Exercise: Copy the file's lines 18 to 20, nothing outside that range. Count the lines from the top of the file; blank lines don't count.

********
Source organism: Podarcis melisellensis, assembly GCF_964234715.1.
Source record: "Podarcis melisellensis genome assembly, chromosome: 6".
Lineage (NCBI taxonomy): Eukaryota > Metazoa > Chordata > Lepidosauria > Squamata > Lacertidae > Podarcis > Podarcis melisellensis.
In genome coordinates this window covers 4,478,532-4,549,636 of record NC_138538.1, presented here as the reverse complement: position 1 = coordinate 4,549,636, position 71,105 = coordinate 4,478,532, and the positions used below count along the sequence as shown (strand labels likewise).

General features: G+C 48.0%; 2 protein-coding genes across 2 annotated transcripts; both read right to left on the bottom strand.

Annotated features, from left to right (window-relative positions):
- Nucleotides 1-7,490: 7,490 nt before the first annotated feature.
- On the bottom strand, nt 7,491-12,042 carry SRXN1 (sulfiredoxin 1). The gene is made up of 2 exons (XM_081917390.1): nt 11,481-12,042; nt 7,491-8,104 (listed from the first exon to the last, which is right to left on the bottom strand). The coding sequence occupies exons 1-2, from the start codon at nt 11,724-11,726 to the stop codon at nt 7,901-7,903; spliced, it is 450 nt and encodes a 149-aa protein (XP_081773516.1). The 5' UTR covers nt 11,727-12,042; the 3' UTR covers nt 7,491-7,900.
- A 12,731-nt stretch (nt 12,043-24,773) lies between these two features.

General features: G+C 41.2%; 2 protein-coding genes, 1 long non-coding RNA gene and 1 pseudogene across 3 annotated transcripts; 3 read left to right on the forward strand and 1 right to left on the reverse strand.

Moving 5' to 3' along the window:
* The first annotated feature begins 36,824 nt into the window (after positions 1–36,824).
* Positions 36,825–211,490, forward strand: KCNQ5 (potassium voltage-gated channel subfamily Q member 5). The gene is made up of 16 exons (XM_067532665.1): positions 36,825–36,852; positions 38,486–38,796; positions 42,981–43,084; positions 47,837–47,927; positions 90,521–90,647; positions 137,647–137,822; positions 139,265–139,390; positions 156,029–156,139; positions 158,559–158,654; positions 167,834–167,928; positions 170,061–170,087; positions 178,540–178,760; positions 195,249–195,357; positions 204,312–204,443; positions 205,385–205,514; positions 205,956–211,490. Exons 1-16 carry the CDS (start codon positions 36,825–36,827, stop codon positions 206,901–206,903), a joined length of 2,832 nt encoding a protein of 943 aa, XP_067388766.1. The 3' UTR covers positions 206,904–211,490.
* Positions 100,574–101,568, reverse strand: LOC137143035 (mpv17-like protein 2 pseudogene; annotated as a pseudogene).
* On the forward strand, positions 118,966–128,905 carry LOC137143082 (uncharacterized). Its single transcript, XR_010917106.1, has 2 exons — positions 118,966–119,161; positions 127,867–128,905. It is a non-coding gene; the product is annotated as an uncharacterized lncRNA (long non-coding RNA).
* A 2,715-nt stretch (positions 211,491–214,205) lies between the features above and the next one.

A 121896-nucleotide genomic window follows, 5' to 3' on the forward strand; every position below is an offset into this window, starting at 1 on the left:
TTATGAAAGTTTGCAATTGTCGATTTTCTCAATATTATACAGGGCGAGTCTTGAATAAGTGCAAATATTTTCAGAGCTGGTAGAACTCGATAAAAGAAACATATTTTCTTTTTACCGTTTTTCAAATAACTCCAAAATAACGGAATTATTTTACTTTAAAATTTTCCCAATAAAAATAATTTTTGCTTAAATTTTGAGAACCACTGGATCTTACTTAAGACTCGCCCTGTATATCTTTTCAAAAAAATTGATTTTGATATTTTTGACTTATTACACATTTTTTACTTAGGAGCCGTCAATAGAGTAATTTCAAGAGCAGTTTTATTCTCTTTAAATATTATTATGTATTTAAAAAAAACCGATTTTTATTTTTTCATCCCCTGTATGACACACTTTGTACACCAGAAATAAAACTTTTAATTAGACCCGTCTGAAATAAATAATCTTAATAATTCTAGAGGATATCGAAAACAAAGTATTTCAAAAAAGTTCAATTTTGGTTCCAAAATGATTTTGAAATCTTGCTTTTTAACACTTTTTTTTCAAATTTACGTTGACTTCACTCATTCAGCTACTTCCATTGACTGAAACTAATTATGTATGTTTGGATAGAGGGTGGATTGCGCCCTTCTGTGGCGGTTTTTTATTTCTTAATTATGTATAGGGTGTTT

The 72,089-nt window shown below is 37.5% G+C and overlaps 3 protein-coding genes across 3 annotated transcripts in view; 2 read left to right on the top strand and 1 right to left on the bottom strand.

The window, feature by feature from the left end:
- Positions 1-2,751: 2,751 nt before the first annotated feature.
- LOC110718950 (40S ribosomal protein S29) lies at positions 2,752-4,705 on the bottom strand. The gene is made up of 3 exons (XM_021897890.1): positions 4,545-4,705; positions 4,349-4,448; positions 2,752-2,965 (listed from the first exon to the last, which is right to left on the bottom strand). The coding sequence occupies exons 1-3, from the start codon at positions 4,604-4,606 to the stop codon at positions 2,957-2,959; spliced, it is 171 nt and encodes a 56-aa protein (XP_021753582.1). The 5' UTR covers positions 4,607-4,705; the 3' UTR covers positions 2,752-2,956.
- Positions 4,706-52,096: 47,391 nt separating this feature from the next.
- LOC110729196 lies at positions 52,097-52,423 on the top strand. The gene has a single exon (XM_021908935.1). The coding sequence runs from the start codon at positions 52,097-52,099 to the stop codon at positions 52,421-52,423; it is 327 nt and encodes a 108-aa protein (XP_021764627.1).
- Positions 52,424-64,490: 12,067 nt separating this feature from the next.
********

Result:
TTATGAAAGTTTGCAATTGTCGATTTTCTCAATATTATACAGGGCGAGTCTTGAATAAGTGCAAATATTTTCAGAGCTGGTAGAACTCGATAAAAGAAACATATTTTCTTTTTACCGTTTTTCAAATAACTCCAAAATAACGGAATTATTTTACTTTAAAATTTTCCCAATAAAAATAATTTTTGCTTAAATTTTGAGAACCACTGGATCTTACTTAAGACTCGCCCTGTATATCTTTTCAAAAAAATTGATTTTGATATTTTTGACTTATTACACATTTTTTACTTAGGAGCCGTCAATAGAGTAATTTCAAGAGCAGTTTTATTCTCTTTAAATATTATTATGTATTTAAAAAAAACCGATTTTTATTTTTTCATCCCCTGTATGACACACTTTGTACACCAGAAATAAAACTTTTAATTAGACCCGTCTGAAATAAATAATCTTAATAATTCTAGAGGATATCGAAAACAAAGTATTTCAAAAAAGTTCAATTTTGGTTCCAAAATGATTTTGAAATCTTGCTTTTTAACACTTTTTTTTCAAATTTACGTTGACTTCACTCATTCAGCTACTTCCATTGACTGAAACTAATTATGTATGTTTGGATAGAGGGTGGATTGCGCCCTTCTGTGGCGGTTTTTTATTTCTTAATTATGTATAGGGTGTTT

The 72,089-nt window shown below is 37.5% G+C and overlaps 3 protein-coding genes across 3 annotated transcripts in view; 2 read left to right on the top strand and 1 right to left on the bottom strand.

The window, feature by feature from the left end: